How to overcome the challenge of managing employees from different generations
In the past, the workforce was fairly homogenous: People got a job, stayed at it for most of their lives, progressed through the company, worked until retirement age and then left to make room for younger workers. In today’s workforce, however, places of business have four generations working together, all with different wants and needs, posing unique challenges for employers.
Many of today’s employers are struggling to bridge these generational gaps and to bring out the best in each employee to build a cohesive, collaborative workforce that is working toward the same end.
“Employers must understand what characteristics and strengths each generation brings to the workplace and what events played a part in shaping their lives if they are to realize their full potential,” says Lacy Robinson, senior professional development trainer at Aurora Casket Co. in Aurora, Ind.
Each of the four generations has specific views toward leadership, work and values, says Tim Elmore, founder and president of the international nonprofit organization Growing Leaders, which helps schools, universities and civic groups prepare the leaders of tomorrow.
“This melting pot of personalities has the potential to cause conflict, especially in the collaborative setting of the workplace,” Elmore says. “But with insight, empathy and effort, these differences can transform individuals into team-builders who work effectively together.”
Considerations for specific generations
Because traditionalists respect authority and value proficiency, the key to managing them is recognizing the value of their experiences and expertise.
“Ask for their advice and insight,” Elmore says. “Also consider mutual mentoring opportunities in which a younger employee might be able to mentor the traditionalist in social media marketing techniques, and the older person could offer advice on strategic planning.”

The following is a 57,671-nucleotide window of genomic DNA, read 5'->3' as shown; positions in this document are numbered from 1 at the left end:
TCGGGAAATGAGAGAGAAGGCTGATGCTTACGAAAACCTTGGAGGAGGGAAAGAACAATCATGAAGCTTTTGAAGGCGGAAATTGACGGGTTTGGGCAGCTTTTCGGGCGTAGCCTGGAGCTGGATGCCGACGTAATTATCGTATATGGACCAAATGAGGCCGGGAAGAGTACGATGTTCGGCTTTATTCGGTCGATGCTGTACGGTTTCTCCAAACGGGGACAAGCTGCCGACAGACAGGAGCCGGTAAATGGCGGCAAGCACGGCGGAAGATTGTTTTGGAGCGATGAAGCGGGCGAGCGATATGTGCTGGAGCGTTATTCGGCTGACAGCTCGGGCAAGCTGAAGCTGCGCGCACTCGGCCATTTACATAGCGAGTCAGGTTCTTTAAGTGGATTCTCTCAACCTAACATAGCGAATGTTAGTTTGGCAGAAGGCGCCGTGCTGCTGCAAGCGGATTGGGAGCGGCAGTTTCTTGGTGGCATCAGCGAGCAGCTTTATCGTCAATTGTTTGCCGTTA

Mature, organized boomers are also eager to put their experience to work. This group generally desires to work on projects that will capitalize on their industry and product knowledge and on their familiarity with diverse customer bases, says Lynn Berger, a licensed mental health counselor, professional certified coach and master career counselor.
Gen X, however, watched its boomer parents place their careers first and typically doesn’t want to commit as heavily to their jobs. When working with this group, it’s important to emphasize the relationship first.
“Foster a sense of community with them and acknowledge that they have a life outside of work and want to live it,” Elmore says. “No matter your age, approaching Gen Xers through the lens of a relationship — not a task or authority — will make them far more receptive and loyal.”
Finally, because millennials are confident, connected, open to change and keenly adept and aware of their technological skills, companies need to create ample opportunities for them by providing the chance for them to use their technological skills and be involved in projects that are interesting and exciting, Berger says.
Managing multiple generations together
Employers should research and study the different generations through webinars, workshops, blogs and books, Robinson says. Because she works in the funeral industry, she often works with clients from multiple generations and says it’s important to understand each.
“Commit not only to knowing the facts and characteristics but aim to reach a level of understanding that truly helps you be flexible and better communicate with employees in the manner in which they need,” she says. “Further, while this information is excellent for leaders and managers of an organization, it is also important to share it with staff members.”
Robinson recommends speaking with each employee to discover his or her full potential and gain an understanding of how each works.
Questions to ask include:
Robinson also recommends facilitating generational awareness sessions for all employees to increase their understanding of each other. In addition to these sessions, she suggests partnering employees from different generations to encourage cooperation.
“Working closely together will allow each person to learn the specific strengths of an individual, resulting in appreciation for a person’s strengths rather than a focus on perceived weaknesses, which are really miscommunications resulting from a generation gap,” Robinson says.